April through October we host many weddings and most have the food catered to Le Chateau from our restaurant at Old Rittenhouse Inn. If a bride wants a separate location for the reception, we suggest Le Chateau for the ceremony and the reception at the restaurant, which accommodates up to 60 seated guests. Most of our weddings average 45 people so they’re really manageable.
Must a guest rent the whole inn for their wedding?
I do have them rent the entire Chateau property, which has seven guest rooms. If you think about it, the bridal couple, his parents, your parents, your siblings and possibly a grandparent, it’s easy to sell that and that’s our goal — to fill rooms. If it’s a 10 person wedding or an elopement I can bend the rules on a case-by-case basis. Keep in mind, even 25-30 people for a short while can kind of take over things. If you’re not careful, and even if you are, they can spill over to common areas, improperly sit on rails, and such. It’s better for us, if it’s a wedding on the larger size, that the rooms are booked by the bridal party, and if possible their guests. We call the Chateau ‘wedding central’ since that’s where nearly all of our weddings and bridal party accommodations take place.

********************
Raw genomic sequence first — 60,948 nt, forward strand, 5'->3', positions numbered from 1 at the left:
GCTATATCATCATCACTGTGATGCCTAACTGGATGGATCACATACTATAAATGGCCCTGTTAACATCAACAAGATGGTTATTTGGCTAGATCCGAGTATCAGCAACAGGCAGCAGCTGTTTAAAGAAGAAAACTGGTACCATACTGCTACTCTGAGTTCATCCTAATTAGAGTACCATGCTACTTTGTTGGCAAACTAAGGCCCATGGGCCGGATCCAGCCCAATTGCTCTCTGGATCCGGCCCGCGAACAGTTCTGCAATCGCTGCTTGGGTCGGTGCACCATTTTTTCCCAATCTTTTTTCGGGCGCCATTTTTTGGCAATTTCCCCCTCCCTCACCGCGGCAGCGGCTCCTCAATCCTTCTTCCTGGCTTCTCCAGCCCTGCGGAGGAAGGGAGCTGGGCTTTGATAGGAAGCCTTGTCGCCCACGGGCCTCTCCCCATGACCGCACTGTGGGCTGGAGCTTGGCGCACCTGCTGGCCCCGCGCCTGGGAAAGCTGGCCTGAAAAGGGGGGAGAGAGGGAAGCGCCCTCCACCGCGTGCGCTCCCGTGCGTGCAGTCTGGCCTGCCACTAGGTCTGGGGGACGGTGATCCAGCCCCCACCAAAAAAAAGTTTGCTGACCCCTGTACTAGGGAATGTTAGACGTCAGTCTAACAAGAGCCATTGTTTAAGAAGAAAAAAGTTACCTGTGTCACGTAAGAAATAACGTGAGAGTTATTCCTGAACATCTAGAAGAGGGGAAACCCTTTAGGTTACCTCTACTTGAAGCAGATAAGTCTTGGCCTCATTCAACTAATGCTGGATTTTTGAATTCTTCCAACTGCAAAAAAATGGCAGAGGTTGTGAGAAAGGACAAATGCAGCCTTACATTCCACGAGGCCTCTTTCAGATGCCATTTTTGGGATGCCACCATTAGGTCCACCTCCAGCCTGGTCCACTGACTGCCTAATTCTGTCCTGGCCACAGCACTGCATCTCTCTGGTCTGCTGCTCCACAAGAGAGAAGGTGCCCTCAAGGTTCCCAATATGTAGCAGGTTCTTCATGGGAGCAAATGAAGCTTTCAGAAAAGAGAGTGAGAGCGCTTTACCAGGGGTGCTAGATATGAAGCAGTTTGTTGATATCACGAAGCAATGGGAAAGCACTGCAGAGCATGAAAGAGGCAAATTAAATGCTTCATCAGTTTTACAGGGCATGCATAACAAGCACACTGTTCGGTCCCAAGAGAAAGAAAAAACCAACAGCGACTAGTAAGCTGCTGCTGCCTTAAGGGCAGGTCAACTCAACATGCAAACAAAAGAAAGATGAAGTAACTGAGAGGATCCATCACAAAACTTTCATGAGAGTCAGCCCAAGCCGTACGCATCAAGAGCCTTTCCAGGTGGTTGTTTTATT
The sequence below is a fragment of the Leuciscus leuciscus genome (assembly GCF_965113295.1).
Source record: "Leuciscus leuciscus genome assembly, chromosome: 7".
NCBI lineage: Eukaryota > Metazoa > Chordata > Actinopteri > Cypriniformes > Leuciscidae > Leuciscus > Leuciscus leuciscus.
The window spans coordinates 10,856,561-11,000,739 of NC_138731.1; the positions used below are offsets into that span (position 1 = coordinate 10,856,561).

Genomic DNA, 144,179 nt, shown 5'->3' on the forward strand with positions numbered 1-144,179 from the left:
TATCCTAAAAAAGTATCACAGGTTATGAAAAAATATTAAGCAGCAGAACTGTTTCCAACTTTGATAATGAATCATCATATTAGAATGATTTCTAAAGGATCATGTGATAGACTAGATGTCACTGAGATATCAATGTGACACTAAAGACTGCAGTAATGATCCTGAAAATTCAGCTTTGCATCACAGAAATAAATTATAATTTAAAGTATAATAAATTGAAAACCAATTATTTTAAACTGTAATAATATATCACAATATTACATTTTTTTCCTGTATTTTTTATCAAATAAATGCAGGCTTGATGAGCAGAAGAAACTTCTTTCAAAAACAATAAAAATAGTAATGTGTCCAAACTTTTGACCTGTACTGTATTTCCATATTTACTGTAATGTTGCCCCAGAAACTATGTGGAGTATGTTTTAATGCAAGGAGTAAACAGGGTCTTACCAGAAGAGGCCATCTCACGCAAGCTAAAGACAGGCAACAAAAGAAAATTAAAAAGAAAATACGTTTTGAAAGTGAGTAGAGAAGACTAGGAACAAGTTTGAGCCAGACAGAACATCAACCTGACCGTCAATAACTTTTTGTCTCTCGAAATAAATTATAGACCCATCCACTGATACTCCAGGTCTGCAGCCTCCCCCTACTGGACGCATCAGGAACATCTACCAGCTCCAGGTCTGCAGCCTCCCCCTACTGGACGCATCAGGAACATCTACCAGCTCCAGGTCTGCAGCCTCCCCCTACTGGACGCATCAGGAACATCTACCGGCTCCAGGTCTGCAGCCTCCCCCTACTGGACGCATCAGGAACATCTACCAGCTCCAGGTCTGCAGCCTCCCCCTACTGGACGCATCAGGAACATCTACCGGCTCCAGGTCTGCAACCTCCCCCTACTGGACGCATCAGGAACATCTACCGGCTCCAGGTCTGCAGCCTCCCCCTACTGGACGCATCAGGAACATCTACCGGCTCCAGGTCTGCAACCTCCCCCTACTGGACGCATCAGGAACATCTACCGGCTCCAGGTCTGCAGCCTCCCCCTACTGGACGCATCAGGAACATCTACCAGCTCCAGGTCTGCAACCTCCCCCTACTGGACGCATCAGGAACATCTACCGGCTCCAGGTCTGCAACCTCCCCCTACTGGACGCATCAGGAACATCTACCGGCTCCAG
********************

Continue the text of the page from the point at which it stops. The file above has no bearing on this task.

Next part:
Is there a fee to host your wedding at the inn or do you just charge for the rooms?
In addition to renting rooms, there is a fee associated with use of the home and grounds for wedding festivities. I created some packages that wrap-in the site fee to cover preparation of the site, event coordination, which covers some of my time and the staff, electricity, etc.…The packages also contain other special touches like a bottle of champagne, sweets, dinner, gratuities and a keepsake. It makes it easy for them when presented as an all-inclusive deal.